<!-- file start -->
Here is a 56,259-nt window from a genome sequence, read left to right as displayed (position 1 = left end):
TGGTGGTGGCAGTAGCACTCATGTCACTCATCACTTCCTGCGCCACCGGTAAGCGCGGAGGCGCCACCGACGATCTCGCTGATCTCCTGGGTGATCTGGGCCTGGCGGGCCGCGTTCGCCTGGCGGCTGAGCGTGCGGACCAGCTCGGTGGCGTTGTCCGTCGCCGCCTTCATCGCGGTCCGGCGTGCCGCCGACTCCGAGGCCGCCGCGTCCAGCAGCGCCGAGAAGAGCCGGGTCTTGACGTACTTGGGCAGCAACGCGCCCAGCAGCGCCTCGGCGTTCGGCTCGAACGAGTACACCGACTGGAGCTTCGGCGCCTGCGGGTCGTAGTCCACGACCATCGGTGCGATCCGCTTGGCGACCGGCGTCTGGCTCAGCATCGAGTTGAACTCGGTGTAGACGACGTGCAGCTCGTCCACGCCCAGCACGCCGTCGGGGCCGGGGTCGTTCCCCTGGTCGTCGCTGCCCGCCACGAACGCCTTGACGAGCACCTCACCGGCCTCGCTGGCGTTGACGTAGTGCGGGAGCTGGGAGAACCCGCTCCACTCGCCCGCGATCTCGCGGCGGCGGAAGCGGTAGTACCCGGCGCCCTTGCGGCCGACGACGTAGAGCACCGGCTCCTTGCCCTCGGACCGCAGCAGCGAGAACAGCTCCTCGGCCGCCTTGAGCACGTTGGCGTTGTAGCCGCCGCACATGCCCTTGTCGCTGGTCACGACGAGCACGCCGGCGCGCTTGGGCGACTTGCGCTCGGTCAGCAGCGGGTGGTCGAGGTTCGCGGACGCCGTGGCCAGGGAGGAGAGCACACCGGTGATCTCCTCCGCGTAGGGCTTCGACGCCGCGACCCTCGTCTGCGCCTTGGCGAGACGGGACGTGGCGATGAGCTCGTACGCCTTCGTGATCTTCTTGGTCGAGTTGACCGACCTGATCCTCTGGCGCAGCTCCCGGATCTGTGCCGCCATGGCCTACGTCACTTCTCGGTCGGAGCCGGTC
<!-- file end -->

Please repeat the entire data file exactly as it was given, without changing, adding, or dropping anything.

Here is a 56,259-nt window from a genome sequence, read left to right as displayed (position 1 = left end):
TGGTGGTGGCAGTAGCACTCATGTCACTCATCACTTCCTGCGCCACCGGTAAGCGCGGAGGCGCCACCGACGATCTCGCTGATCTCCTGGGTGATCTGGGCCTGGCGGGCCGCGTTCGCCTGGCGGCTGAGCGTGCGGACCAGCTCGGTGGCGTTGTCCGTCGCCGCCTTCATCGCGGTCCGGCGTGCCGCCGACTCCGAGGCCGCCGCGTCCAGCAGCGCCGAGAAGAGCCGGGTCTTGACGTACTTGGGCAGCAACGCGCCCAGCAGCGCCTCGGCGTTCGGCTCGAACGAGTACACCGACTGGAGCTTCGGCGCCTGCGGGTCGTAGTCCACGACCATCGGTGCGATCCGCTTGGCGACCGGCGTCTGGCTCAGCATCGAGTTGAACTCGGTGTAGACGACGTGCAGCTCGTCCACGCCCAGCACGCCGTCGGGGCCGGGGTCGTTCCCCTGGTCGTCGCTGCCCGCCACGAACGCCTTGACGAGCACCTCACCGGCCTCGCTGGCGTTGACGTAGTGCGGGAGCTGGGAGAACCCGCTCCACTCGCCCGCGATCTCGCGGCGGCGGAAGCGGTAGTACCCGGCGCCCTTGCGGCCGACGACGTAGAGCACCGGCTCCTTGCCCTCGGACCGCAGCAGCGAGAACAGCTCCTCGGCCGCCTTGAGCACGTTGGCGTTGTAGCCGCCGCACATGCCCTTGTCGCTGGTCACGACGAGCACGCCGGCGCGCTTGGGCGACTTGCGCTCGGTCAGCAGCGGGTGGTCGAGGTTCGCGGACGCCGTGGCCAGGGAGGAGAGCACACCGGTGATCTCCTCCGCGTAGGGCTTCGACGCCGCGACCCTCGTCTGCGCCTTGGCGAGACGGGACGTGGCGATGAGCTCGTACGCCTTCGTGATCTTCTTGGTCGAGTTGACCGACCTGATCCTCTGGCGCAGCTCCCGGATCTGTGCCGCCATGGCCTACGTCACTTCTCGGTCGGAGCCGGTC